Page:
Cold Souls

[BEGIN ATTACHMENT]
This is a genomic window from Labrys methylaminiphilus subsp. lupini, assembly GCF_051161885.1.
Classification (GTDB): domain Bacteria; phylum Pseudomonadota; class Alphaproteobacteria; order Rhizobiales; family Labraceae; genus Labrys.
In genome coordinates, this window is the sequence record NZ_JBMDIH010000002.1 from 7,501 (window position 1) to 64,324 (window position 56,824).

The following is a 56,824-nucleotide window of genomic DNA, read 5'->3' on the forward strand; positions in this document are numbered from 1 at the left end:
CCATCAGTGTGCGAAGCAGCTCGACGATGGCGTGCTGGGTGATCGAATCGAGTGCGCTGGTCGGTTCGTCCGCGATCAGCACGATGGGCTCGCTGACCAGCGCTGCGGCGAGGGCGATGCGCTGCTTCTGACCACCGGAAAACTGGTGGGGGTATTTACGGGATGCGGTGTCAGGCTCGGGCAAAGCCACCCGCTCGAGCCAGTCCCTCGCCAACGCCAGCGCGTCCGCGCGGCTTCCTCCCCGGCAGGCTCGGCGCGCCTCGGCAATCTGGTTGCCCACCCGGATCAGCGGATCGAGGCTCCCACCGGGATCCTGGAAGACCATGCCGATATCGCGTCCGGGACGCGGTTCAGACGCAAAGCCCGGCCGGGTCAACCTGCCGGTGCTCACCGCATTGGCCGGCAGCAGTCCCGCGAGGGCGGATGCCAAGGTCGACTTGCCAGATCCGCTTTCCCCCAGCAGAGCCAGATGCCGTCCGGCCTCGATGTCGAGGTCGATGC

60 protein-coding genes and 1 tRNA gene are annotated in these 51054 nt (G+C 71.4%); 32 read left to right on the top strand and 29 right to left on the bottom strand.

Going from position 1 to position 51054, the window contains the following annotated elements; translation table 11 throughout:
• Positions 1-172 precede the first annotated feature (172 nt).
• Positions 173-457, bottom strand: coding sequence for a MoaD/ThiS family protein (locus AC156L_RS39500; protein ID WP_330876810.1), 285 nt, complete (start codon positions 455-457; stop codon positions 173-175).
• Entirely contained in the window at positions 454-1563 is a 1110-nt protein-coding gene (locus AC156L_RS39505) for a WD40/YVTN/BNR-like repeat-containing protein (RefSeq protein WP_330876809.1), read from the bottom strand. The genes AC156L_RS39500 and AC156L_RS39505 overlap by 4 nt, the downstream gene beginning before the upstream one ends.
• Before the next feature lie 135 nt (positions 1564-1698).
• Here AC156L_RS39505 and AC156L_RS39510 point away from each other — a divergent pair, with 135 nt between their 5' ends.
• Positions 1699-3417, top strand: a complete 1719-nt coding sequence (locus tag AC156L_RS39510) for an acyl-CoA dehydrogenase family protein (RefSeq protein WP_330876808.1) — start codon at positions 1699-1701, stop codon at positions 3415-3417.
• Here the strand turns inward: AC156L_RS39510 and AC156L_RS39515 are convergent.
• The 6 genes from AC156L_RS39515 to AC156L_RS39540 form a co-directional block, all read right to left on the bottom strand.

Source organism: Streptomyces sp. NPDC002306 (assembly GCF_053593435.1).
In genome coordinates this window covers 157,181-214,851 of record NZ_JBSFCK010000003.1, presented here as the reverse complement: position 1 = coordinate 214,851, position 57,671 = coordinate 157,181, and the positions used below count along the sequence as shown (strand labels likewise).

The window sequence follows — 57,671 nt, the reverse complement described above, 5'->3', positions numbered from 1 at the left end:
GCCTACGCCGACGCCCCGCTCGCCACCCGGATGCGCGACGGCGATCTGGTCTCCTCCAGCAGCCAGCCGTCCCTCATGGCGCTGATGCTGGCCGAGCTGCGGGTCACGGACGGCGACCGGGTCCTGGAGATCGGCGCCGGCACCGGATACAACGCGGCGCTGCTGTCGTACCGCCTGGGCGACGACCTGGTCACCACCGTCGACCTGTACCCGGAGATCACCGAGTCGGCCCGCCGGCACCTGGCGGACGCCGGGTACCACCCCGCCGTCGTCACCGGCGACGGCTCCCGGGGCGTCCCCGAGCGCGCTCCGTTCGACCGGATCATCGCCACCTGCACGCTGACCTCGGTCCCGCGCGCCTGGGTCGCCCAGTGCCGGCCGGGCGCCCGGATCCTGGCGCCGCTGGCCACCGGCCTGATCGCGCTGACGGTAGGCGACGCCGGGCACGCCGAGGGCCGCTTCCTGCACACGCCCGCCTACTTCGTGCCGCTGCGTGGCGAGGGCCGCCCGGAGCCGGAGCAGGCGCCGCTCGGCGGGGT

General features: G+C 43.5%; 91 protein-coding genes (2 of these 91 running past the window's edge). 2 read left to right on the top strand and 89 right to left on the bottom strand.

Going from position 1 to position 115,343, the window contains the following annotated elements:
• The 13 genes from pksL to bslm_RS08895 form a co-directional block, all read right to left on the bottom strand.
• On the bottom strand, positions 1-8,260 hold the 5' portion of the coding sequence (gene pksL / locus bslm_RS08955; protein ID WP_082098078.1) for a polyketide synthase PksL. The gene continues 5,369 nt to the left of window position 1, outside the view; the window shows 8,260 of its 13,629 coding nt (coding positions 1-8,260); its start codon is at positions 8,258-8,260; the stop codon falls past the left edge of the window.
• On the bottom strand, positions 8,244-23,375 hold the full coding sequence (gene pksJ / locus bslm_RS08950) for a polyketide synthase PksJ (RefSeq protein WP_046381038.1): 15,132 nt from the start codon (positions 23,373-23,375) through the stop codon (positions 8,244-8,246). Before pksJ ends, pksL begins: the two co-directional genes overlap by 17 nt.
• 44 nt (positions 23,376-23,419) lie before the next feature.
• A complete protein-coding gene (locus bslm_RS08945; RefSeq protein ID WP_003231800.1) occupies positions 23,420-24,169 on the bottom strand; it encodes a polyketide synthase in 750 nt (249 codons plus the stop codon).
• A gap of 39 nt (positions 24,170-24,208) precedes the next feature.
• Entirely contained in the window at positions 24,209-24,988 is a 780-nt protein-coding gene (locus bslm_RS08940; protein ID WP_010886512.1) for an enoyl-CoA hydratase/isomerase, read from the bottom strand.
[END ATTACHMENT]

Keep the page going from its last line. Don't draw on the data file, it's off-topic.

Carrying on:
They say your body loses 21 grams when you die… but what happens when you lose your soul? In this Kaufmanesque dark comedy, Paul Giamatti plays a character called… Paul Giamatti, a theatre actor struggling with the title role in a production of Chekov’s Uncle Vanya. In order to lighten the burden, he goes to a futuristic-looking facility and has his soul extracted and stored. But when he finds the soulless life just as unbearable, he goes back to the doctors—only they’ve misplaced the container. At first they think it might have been sent to their warehouse in New Jersey, but it turns out that it’s in Russia. Meanwhile, Paul has imbibed the soul of a Russian poet, and has become involved with a woman who specialises in soul trafficking—a soul mule. So he goes to St. Petersburg to recover his soul which is being kept warm by the ditzy soap-opera star wife of a rich Mafioso type who runs the soul-extraction racket there. The germ for the film came to writer-director Sophie Barthes in a dream: she and a bunch of people were sitting in a waiting room holding boxes containing their souls. She couldn’t open her own, but Woody Allen was sitting next to her, and his soul looked like a chickpea. In the vein of I Huckabees and Eternal Sunshine of the Spotless Mind, although not quite as frankly comic as either, this is a superbly-made, witty and intelligent film with a well-chosen cast including Lauren Ambrose, Emily Watson and David Strathairn. To top it off, the cinematography by Barthes’ husband Andrij Parekh (Half Nelson) is at once stark and warmly inviting.


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